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DR CONGO: Aid Agencies Fear Humanitarian Disaster in North Kivu

Ulrich Knapp

UNITED NATIONS, Oct 30 2008 (IPS) - The situation in the strategic city of Goma in eastern Democratic Republic of Congo (DRC) was relatively calm Thursday after a night of fierce shooting and widespread looting, the Office of the U.N. High Commissioner for Refugees (UNHCR) reported.

Tens of thousands of displaced Congolese have fled to the North Kivu provincial capital, Goma.  Credit: MONUC/Marie Frechon

Tens of thousands of displaced Congolese have fled to the North Kivu provincial capital, Goma. Credit: MONUC/Marie Frechon

However, tens of thousands of Congolese fleeing the latest fighting between government forces and armed opposition groups is straining the already overburdened system of camps for North Kivu province's estimated one million internally displaced persons.

"The humanitarian situation at the moment is terrible," said Jaya Murthy, the spokesperson for the U.N. children's agency UNICEF in the eastern DRC. "We have about between 40,000 and 50 000 people that are in a couple of small camps five kilometres outside of [the provincial capital of] Goma."

UNHCR also reported that many Congolese were heading towards Uganda looking for safety. Its team at the border said that on Thursday, some 8,000 entered Uganda at the Busanza border crossing.

Most of them are staying with host families and in public buildings, such as schools and churches. But around 2,000 of the refugees have opted to be transferred to the Nakivale refugee settlement further inside Uganda.

Most of the refugees in Uganda are dispersed over a large area, and the first major challenge, besides water and sanitation, will be the provision of food, as the area generally depends on local food imports from the DRC, UNHCR says.

The World Food Programme (WFP) said that it was able to distribute food to key nutritional centres and hospitals inside Goma on Wednesday.

Meanwhile, Under-Secretary-General for Humanitarian Affairs John Holmes has called on the government and all armed groups in the area to protect civilians and to facilitate the work of humanitarian organisations.

"We all hope that Wednesday's ceasefire will quickly help to restore minimum security conditions and allow humanitarian actors to work with civilian authorities to assess needs and mount emergency operations to address them," Holmes said. "Unconditional access, and respect for the independence, impartiality and neutrality of humanitarians as they go about their essential work have to be a top priority."

The Security Council, in a presidential statement on Wednesday night, condemned the recent offensive of the Congrès national pour la défense du peuple (CNDP) in the eastern DRC, and demanded its immediate end.

In the statement read by Security Council President, Ambassador Zhang Yesui of China, the Council also welcomed the announcement of a ceasefire by the group's leader, Laurent Nkunda.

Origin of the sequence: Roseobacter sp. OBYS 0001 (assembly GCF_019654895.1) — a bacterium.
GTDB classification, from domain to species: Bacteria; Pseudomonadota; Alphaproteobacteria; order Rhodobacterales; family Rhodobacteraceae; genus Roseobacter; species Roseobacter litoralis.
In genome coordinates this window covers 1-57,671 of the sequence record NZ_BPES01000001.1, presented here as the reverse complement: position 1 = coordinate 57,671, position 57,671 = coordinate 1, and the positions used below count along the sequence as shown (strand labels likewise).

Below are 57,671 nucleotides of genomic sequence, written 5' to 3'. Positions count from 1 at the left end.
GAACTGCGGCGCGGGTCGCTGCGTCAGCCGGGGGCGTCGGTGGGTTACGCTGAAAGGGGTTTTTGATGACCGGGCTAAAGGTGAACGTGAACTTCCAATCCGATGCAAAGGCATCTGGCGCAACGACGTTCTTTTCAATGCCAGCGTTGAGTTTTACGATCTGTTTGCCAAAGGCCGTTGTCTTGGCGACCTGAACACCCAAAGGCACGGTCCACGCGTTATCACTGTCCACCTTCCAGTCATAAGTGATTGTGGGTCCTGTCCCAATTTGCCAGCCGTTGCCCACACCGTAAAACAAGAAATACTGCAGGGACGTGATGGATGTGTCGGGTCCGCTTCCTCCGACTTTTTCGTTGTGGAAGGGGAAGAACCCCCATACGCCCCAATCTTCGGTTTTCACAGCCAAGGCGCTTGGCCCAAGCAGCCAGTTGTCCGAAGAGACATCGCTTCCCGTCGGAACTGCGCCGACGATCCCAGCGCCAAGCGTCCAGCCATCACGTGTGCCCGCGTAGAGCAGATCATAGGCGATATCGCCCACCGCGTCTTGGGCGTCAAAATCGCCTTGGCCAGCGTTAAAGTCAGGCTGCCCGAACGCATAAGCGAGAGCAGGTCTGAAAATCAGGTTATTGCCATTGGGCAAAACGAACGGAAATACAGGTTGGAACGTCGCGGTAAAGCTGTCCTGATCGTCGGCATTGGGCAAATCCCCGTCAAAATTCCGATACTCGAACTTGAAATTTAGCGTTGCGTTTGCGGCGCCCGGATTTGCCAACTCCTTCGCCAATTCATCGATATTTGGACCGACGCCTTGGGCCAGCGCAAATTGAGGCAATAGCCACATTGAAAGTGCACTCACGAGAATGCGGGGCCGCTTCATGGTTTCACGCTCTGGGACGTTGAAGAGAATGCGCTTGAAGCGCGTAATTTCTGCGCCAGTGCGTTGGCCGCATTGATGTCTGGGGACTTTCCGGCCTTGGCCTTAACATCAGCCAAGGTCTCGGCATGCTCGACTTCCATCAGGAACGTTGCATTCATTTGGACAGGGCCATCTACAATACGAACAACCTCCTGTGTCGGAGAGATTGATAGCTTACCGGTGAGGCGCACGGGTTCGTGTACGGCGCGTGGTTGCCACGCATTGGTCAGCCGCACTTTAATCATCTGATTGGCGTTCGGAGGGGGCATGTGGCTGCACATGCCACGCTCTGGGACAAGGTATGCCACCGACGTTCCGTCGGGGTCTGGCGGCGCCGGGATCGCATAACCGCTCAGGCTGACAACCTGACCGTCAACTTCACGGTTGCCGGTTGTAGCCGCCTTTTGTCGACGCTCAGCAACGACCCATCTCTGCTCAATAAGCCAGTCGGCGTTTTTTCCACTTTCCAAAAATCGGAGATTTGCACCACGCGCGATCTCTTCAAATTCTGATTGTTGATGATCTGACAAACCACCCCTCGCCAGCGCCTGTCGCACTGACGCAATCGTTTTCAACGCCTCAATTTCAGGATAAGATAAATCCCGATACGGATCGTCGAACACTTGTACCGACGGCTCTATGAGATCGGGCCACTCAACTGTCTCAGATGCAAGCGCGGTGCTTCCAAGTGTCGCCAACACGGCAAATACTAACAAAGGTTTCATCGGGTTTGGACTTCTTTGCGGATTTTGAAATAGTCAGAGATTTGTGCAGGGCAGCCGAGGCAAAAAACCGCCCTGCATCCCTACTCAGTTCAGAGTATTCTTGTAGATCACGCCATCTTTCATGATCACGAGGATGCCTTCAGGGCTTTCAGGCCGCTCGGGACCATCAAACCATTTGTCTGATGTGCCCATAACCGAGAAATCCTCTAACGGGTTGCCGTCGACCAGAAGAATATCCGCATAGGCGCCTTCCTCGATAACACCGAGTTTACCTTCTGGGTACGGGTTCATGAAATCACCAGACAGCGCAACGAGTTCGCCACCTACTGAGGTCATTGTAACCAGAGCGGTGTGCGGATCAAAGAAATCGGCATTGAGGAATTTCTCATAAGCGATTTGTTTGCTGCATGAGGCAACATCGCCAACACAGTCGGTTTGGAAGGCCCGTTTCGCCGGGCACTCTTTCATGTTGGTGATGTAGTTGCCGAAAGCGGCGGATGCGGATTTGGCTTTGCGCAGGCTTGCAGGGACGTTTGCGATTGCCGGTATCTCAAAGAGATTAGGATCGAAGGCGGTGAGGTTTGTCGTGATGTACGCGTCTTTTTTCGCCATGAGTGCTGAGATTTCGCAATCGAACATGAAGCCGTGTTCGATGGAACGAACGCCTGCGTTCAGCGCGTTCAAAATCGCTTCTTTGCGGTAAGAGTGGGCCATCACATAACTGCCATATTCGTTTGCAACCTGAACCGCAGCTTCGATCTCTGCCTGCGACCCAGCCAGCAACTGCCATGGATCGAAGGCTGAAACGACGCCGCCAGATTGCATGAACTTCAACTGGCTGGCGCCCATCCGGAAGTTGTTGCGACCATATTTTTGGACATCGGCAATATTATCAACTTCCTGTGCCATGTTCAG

The Council called on the U.N. mission in the country (MONUC) to take robust actions to protect civilians at risk and to deter any attempt to threaten the political process by any armed group.

Expressing concern at reports of heavy weapons fire across the border between the Democratic Republic of the Congo and Rwanda, the Council also called on the authorities in both countries to take concrete steps to defuse tensions and restore stability in the region, and called on all regional governments to cease all support to armed groups.

In regard to beefing up the MONUC force, the Council said it would "expeditiously study" the request of the Secretariat in view of developments on the ground.

Rights groups say it is clear that more U.N. peacekeeping troops must be quickly sent to the region.

"We're calling for the United Nations Security Council to take immediate and urgent steps to make sure that MONUC…is reinforced and provided with the military hardware in order to enable it to discharge its mandate of protecting civilians in eastern DRC," Tawanda Hondora, deputy director of Amnesty International's Africa programme, told Voice of America news.

"There are countries obviously that provide both moral and material support to some of these armed groups operating in eastern DRC. They need to be leaned upon to stop these attacks. They're killing civilians, women and children. And if not checked, we will see a situation where neighbouring countries also begin to be destabilised."

The DRC government has accused Rwanda of supporting the CNDP, while Rwanda accuses the DRC army of siding with the Rwandan Hutu armed group, the FDLR.

"We cannot wait to see another situation develop in eastern DRC, which is similar to the one witnessed between 1998 and 2002, where more than three million people died. It has to be stopped," Hondora said.

The United Nations has less than 6,000 of its 17,000-strong DRC peacekeeping mission in the east, because of unrest in other provinces. In a video-link conference on Tuesday, Alan Doss, special representative of the secretary-general in DRC, said the force was badly overstretched and urgently needed reinforcement.

Earlier this month, Doss asked the Security Council for more peacekeepers, air support and other equipment. The Council has not yet responded to his request.

MONUC said on Wednesday rebels loyal to General Laurent Nkunda had fired five rockets on a U.N. convoy assigned to protect civilians on a road near Goma on Tuesday. The U.N. Mission emphasised that it will continue to intervene to protect civilians and urban centres across North Kivu.

DRC's 1998-2003 war and an ongoing humanitarian crisis have killed more than five million people. With 17,000 troops deployed, MONUC is currently the U.N.'s biggest mission.

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